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I had an interesting email exchange this week with a regular reader of the lectionary blog about an issue that a lot of us struggle with: the tension between the openness of Jesus' unconditional invitation on one hand and on the other hand, the language of judgment, of insiders and outsiders, in passages like this Sunday's gospel. I've wrestled with it a great deal myself, and while I doubt I'll solve every difficulty we've got with it, I think there's a point that's very important for us to understand as we continue to explore this tension.

Yes, Jesus invites absolutely anyone who will eat with him to come to his table. The invitation to the messianic banquet is open to all -- “the good and the bad,” in the words of Matthew 22:14. In that sense, all are invited to experience “salvation” without precondition.

But what is “salvation”? Both Jesus and Paul saw it not as merely a promise of a blessed afterlife: salvation is something that starts today, and it's about a certain kind of life — specifically, a life in community. And in both Jesus' view and Paul's, that's not just any community: it's a family. Jesus said that anyone who hears God's word and does it is his sister or brother or mother (Mark 3:35). And the metaphor Paul most often uses for what we are as the Church, for who we are in Christ, is that we are sisters and brothers (a point that the NRSV unfortunately obscures frequently by rendering adelphoi, “brothers and sisters,” as “believers” or some other ungendered term). In other words, the invitation Jesus gives us is the invitation to relationship — with one another as much as with him and with the God who created us. Jesus' invitation to us, his ragtag band of disciples from all nations, is to join God's people.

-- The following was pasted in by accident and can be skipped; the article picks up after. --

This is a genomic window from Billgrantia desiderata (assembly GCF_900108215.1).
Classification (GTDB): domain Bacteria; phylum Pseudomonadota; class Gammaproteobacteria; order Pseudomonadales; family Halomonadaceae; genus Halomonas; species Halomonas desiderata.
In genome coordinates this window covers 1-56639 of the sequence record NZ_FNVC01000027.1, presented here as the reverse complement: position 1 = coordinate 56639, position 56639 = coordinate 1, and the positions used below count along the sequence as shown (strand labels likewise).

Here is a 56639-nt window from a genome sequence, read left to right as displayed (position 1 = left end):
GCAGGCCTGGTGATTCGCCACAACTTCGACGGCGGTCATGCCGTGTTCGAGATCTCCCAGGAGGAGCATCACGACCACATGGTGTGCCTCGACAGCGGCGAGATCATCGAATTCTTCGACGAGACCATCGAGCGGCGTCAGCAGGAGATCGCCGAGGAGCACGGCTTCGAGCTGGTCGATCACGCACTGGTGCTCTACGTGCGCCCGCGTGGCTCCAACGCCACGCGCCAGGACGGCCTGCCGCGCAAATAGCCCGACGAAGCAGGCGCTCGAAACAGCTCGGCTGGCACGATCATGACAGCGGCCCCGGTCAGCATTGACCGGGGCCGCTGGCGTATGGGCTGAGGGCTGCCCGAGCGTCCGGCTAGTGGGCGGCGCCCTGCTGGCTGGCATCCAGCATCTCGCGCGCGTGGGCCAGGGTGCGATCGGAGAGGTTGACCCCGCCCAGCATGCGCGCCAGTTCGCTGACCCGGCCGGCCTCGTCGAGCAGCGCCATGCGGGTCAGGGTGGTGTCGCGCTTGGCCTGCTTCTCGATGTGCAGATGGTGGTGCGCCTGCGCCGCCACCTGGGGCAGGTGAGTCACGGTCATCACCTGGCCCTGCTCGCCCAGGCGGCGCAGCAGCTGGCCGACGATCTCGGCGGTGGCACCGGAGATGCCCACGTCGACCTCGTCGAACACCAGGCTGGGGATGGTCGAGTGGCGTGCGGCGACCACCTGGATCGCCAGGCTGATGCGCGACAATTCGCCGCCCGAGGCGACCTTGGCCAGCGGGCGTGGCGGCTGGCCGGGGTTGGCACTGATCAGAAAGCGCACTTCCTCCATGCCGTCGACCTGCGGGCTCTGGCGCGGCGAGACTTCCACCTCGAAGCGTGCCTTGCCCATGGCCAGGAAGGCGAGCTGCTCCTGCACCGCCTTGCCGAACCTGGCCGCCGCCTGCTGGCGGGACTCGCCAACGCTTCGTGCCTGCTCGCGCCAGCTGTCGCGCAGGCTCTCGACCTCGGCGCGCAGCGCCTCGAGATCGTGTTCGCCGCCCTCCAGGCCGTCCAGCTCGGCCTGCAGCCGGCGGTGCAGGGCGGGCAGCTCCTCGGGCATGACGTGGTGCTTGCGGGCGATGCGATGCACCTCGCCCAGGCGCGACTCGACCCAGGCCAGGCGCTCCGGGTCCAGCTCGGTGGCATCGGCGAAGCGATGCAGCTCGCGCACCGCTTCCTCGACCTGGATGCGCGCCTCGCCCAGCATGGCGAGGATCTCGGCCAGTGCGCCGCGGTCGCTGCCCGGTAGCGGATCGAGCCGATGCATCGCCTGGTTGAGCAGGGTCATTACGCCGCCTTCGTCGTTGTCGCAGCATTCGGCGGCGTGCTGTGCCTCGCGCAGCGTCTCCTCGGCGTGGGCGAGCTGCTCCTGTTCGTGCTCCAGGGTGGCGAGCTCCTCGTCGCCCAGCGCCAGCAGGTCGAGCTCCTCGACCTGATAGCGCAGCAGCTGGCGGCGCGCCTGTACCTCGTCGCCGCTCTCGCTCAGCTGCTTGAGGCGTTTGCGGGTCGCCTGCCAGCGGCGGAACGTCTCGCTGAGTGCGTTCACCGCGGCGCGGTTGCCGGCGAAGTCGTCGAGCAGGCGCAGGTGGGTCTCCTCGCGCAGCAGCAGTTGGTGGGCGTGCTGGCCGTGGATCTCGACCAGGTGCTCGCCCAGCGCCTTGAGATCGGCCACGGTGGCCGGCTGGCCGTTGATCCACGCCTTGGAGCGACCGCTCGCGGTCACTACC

Here's one way I often put it: the invitation to join the community is issued to anyone with any manner of life. But the quality of life in the community — the extent to our life together is an experience of members of one Body of Christ and a foretaste of the kingdom of heaven come to earth now — has a direct relationship to how we choose to live together once we accept Jesus' invitation to join.

Last Sunday, we read a passage of the gospels showing how we treat one another when we're at our worst as the human race. How you'll be treated under this system is a function of two things only: how powerful you are, and how useful you are to those more powerful than you. Are you a wealthy landowner? Then act like it. Call yourself “lord,” demand what you like of those in your power, and feel free to discard people once you've used them up. Behave as though the central question governing our relationships with one another were “what have you done for me lately?”

But the coming of God's kingdom is like this: people will be going about their business in precisely the way described above ... and then the final coming of the Son of Man will reveal to everyone's eyes just how empty that way of life is, just how much pain and how little reward comes of living that way.